Hebrew grammar and syntax being what it is, it's easy to overlook, or misunderstand.
Let's find our place. Avram serves as a mercenary to rescue Lot and aid King Malchizedek and the other Kings allied with him, and they defeat the five kings aligned against them. Malchizedek, the King of Salem offers a blessing to Avram. Oh, by the way, the text tells us, Malchizedek was a priest of Gd Most High, El Elyon. Now, if that's not a headscratcher...
Gd had just communicated with Avram. Already there are others worshipping this same Gd? I am not troubled by this. I always remind myself that Torah never explicitly says that Gd is making exclusive covenants. It's not entirely unthinkable that Gd has been attempting to communicate and be recognized by others. Or that others have, on their own, discovered that the idols they pray to are false Gds, and made the leap, if not to monotheism, at least to monolatry. So to learn that Avram and King Malchizedek are fellow travelers need not be a surprise. (Critical scholarship, of course, would require considering several somewhat different viewpoint on this, and on the origins of the Jewish people and their religion.) But I digress.
After Malchizedek blesses Avram, he blesses Gd, El Elyon. Then, verse 14:20 ends "vayiten-lo ma'aser mikol." And he gave him a tenth of everything.
It might be easy to just assume, when reading this, that it means that Malchizedek gave Avram a tenth of "everything," of the spoils of the battle just fought.
Yet Rashi and other commentators suggest that it was Avram who gave King Malchizedek a tenth of everything he had previously acquired, as Malchizedek was a priest of Gd. (The rabbis are quick to point out, however, that Avram gave only from what he already owned, as Avram did not accept any of the spoils of war offered to him in the subsequent verses.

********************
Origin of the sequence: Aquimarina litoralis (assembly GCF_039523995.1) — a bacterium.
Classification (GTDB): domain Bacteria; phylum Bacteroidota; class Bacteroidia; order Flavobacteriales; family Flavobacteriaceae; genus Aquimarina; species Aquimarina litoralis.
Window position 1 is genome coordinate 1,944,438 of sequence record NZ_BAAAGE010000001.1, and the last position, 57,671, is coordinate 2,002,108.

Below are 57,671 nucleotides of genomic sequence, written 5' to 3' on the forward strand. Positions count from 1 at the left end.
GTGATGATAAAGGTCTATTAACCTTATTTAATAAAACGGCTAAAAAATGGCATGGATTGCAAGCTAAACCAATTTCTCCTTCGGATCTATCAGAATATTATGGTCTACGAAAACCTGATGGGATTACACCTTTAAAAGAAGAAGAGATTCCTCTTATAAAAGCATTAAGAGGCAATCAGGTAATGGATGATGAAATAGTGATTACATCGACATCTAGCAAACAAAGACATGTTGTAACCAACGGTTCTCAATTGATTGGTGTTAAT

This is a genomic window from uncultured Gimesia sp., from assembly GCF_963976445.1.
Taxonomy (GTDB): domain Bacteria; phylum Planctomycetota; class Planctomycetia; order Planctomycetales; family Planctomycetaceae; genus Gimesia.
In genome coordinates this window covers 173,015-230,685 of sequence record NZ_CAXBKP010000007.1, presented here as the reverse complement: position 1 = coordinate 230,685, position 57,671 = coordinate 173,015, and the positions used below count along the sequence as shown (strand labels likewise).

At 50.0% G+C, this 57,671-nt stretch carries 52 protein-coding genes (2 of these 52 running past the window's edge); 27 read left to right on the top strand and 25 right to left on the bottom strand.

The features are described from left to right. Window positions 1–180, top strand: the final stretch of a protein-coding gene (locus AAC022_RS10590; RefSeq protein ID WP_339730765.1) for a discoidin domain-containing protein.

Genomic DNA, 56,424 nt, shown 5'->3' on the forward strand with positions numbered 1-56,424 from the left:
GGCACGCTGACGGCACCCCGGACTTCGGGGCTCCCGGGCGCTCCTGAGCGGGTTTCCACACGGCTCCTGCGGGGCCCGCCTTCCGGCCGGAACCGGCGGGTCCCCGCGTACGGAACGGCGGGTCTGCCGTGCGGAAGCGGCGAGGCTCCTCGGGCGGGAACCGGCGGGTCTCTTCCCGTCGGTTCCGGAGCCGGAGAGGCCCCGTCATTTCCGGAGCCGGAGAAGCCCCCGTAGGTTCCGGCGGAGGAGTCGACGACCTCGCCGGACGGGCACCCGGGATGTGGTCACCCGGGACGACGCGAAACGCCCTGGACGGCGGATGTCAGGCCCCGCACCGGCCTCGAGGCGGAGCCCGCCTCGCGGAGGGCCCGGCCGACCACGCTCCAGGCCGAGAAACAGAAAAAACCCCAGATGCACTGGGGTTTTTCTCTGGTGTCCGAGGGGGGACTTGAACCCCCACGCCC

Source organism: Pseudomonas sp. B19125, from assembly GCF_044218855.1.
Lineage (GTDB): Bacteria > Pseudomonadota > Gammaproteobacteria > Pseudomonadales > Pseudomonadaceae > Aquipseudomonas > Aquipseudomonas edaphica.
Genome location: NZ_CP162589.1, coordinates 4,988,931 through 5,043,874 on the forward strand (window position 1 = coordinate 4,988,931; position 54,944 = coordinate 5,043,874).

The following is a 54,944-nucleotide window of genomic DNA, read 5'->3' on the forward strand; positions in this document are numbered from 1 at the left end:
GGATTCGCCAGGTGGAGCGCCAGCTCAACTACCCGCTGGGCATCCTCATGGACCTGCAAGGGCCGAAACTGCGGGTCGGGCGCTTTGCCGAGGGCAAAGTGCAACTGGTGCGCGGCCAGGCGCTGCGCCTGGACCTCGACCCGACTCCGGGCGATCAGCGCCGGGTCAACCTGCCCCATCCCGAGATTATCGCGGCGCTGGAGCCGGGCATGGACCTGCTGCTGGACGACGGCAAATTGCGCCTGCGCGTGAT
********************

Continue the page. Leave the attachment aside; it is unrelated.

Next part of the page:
Anyway, all this just to take me where I wanted to go today. That ten percent that Avram gave to Malchizedek simply because he was a priest of Gd. From these short and simple words (and those elsewhere in Torah) an entire system of funding the religious establishment is derived.
It's something that we Jews, particularly liberal Jews, seem to have lost sight of. Our Christian co-religionists still, in significant numbers, follow the practice of tithing ten, or some other fixed percent, in support of their churches.
Yet our synagogues have become businesses. Fee for service establishments. Congregants argue and plea endlessly about what they should pay to support their congregation. And, far, too often, their arguments are based on "what am I getting for my money?" Is this why we affiliate, is this why we practice Judaism?
I'm not here to defend the synagogue. There is lots wrong with the system as it exists, and perhaps someday, we will move into a post-synagogue era. The growing number of havurot, of unaffiliated groups, etc. are testimony to some desire on the part of Jews to find their Judaism without the trappings of the modern synagogue. The synagogue reshaping movements like Synagogue 2000 are as much an attempt on the part of the synagogue establishment to insure its own future as it is an attempt to respond to the changing needs of congregants. One wonders what would happen if, as a result of its deliberations, a synagogue future revisioning group reports back to its synagogue that their vision of the future doesn't include the synagogue? Are these programs really open to that? But I'm digressing again.